Pawnee Bill's Lost Western Films by tomemania

VIEWS: 34 PAGES: 5

Producer William Selig instructed Tom Mix, the cast, and crew that the goal was to bring to audiences an understanding of a way of life. This required as much detail as possible. Real live Indians were an absolute
condition. All the actors needed to be skilled; they must really ride horseback, fight, and hunt buffalo.
Tom Mix had visited Pawnee Bill’s Ranch in Indian Territory and Mix recommended this as the shooting location. He contacted Pawnee Bill and the Selig Production Company went there to film at great expense.

More Info
									                                                                                           1
Pawnee Bill and His Silent Western Films.
By Rhonda Tintle, PhD.

This is a study guide and primer for “Film and
Technology: The Advancement of Silent
Westerns From 1898 – 1926”

Here are some film companies of interest:
   • Pawnee Bill Film Company
   • Pawnee Bill’s Buffalo Ranch Feature
       Films
   • 101 Ranch Bison Film Company (aka The Miller Brothers 101 Ranch Feature
       Film Company)
   • Buffalo Bill and Pawnee Bill Film Company
   • Buffalo Bill Film Company


        The first silent films were more

novelties. Before 1900, most silent films

were only several minutes in length. By

1910 film technology was more complex.

The Old West was a favorite topic for

early filmmakers and their audiences.

The adventures, legends, and morals of

the Old West were already popular as magazine serials and dime novels.

        Filmmakers produced the earliest Westerns in New York. Easterners based those

silent Westerns on dime novels and Wild West Shows. Producers used parks, meadows,

and painted backdrops to represent the landscape of the Old West. The reasons for this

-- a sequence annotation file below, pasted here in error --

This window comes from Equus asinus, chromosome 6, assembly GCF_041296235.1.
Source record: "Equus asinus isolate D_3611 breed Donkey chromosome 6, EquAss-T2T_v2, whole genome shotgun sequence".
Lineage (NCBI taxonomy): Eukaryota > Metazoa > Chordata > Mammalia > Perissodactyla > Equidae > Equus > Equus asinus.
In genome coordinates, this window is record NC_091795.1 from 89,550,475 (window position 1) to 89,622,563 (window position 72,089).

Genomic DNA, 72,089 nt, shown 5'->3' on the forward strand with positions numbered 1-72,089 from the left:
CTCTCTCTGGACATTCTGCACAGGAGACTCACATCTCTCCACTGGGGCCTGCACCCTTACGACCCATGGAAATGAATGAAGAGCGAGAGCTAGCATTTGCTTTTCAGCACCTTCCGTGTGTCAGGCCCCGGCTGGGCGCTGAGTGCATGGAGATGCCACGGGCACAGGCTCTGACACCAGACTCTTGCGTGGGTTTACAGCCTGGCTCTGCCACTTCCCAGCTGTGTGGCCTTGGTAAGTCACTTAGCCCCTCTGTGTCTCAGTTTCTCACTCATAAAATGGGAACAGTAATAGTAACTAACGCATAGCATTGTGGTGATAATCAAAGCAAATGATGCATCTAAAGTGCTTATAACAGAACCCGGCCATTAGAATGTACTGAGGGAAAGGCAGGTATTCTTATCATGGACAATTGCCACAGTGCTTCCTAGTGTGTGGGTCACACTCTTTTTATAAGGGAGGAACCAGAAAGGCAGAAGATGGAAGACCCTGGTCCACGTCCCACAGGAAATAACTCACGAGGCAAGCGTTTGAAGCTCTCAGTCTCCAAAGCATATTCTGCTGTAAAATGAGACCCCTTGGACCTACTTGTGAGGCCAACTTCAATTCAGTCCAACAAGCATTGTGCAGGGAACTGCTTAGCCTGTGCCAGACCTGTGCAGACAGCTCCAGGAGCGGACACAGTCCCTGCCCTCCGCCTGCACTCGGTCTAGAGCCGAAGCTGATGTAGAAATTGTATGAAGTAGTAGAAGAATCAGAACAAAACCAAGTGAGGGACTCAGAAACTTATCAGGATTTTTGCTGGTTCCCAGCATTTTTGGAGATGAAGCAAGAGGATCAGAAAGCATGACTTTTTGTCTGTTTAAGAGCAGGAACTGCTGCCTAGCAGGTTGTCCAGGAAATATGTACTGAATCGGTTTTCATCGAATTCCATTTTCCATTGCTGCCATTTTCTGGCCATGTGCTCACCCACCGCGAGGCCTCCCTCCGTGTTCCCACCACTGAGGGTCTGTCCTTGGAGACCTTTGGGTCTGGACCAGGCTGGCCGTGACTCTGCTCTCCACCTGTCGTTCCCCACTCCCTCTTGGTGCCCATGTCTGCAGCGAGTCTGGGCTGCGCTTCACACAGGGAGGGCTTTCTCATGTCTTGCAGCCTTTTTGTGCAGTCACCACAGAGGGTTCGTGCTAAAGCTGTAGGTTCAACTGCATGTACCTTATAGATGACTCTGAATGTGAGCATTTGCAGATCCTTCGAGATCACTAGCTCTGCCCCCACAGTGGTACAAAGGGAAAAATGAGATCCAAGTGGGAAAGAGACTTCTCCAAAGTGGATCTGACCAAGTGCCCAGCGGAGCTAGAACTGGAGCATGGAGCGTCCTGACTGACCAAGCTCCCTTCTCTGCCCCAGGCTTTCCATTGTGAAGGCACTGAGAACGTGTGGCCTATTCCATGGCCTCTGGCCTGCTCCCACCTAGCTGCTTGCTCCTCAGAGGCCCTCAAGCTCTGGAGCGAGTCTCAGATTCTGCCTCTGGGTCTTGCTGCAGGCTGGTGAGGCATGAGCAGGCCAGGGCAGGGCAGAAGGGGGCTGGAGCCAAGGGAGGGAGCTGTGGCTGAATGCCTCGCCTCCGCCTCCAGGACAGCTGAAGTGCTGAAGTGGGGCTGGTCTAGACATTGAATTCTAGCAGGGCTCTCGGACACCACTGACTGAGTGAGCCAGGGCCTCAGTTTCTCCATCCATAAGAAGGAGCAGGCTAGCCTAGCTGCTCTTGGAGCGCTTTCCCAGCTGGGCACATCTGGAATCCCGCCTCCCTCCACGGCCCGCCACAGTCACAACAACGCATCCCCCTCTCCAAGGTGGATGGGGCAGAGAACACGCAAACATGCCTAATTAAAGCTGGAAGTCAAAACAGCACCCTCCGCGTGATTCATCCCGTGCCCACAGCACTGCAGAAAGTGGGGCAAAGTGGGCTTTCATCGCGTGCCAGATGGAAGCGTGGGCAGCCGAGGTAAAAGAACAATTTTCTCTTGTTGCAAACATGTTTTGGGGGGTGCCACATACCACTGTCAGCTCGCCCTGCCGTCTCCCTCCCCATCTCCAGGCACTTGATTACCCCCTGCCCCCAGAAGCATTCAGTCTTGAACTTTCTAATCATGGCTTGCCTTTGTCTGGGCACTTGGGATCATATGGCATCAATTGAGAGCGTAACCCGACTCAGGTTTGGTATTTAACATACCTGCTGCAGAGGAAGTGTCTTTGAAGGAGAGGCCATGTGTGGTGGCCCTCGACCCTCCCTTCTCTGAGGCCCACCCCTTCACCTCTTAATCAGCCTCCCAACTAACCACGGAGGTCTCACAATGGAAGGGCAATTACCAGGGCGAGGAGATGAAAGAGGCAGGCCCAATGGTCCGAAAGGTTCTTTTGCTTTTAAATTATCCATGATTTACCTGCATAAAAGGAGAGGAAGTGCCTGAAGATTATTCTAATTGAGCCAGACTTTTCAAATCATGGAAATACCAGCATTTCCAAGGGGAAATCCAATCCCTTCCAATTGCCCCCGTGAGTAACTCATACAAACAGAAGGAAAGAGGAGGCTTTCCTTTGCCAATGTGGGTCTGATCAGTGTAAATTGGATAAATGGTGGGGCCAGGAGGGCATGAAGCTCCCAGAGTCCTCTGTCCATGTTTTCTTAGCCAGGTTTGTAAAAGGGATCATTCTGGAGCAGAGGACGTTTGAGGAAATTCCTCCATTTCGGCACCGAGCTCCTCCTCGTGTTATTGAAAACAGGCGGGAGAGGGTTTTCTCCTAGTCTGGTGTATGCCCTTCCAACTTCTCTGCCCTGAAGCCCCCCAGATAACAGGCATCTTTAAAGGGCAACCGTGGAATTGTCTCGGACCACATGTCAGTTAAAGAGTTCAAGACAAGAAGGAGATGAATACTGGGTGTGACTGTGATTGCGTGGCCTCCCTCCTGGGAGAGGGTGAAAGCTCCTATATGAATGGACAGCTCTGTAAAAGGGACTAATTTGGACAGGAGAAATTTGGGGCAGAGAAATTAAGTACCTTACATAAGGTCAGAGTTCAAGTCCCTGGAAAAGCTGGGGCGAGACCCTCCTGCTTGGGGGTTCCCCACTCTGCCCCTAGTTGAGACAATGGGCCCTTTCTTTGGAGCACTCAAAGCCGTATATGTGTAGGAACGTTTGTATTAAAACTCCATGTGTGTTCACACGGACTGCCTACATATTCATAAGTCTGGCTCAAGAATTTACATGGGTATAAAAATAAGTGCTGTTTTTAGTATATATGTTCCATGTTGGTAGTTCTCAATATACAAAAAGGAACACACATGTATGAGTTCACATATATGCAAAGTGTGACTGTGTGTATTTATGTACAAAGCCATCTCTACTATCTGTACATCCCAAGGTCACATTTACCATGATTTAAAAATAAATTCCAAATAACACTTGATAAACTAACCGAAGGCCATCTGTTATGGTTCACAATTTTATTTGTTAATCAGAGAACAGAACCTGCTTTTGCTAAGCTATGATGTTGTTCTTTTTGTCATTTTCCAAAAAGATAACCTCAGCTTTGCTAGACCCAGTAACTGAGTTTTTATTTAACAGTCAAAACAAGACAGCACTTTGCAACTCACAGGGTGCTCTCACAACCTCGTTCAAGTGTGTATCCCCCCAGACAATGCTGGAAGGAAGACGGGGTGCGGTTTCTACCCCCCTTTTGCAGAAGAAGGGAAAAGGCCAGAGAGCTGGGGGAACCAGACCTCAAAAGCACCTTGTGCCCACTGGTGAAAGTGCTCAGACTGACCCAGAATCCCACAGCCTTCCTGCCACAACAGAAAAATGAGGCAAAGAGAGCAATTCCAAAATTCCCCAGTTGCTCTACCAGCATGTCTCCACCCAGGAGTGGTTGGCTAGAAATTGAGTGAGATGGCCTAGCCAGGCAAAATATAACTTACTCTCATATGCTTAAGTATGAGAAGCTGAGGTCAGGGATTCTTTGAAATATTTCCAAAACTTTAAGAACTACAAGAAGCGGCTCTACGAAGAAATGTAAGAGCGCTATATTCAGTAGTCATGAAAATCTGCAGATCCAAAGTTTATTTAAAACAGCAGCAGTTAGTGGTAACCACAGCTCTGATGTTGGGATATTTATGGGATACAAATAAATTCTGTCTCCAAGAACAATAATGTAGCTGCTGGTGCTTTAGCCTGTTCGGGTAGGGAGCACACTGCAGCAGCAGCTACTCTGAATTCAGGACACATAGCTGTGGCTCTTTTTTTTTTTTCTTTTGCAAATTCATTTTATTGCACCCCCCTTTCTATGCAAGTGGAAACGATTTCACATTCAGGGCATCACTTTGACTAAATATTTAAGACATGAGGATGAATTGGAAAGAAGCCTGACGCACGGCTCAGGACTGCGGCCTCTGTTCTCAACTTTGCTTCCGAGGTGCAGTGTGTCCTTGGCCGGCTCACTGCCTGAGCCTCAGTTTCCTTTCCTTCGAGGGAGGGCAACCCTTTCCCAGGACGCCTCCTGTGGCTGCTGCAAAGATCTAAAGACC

were practical ones. It was not feasible to transport a production to the West where there

limited or no utilities.

        From an historical perspective, silent Westerns were an intersection between the

observable death of the Old West and the new era. Filmmakers, travelers, chroniclers,

and others felt the need to document the frontier as it slipped away. These films are an
                                                                                              2
example of how people tried to document the vanishing Old West. Cowboys became

actors and western landscapes became movie sets.

       William Selig was a pioneer film producer. He relocated his production company

from New York to Southern California after 1900. There he produced feature-length and

serial films. Selig hired Tom Mix, a cowboy turned

actor. Mix was a real cowboy who had reinvented

himself as a hero in Wild West Shows. He adopted the

ten-gallon Stetson hat created for and worn by Buffalo

Bill. Mix imitated Buffalo Bill’s style of dress complete

with silver buckles and fringe.

        In 1913 Selig contracted Tom Mix to make the

movie version of Zane Grey’s novel, Days of the Thundering Herd. The plot was typical.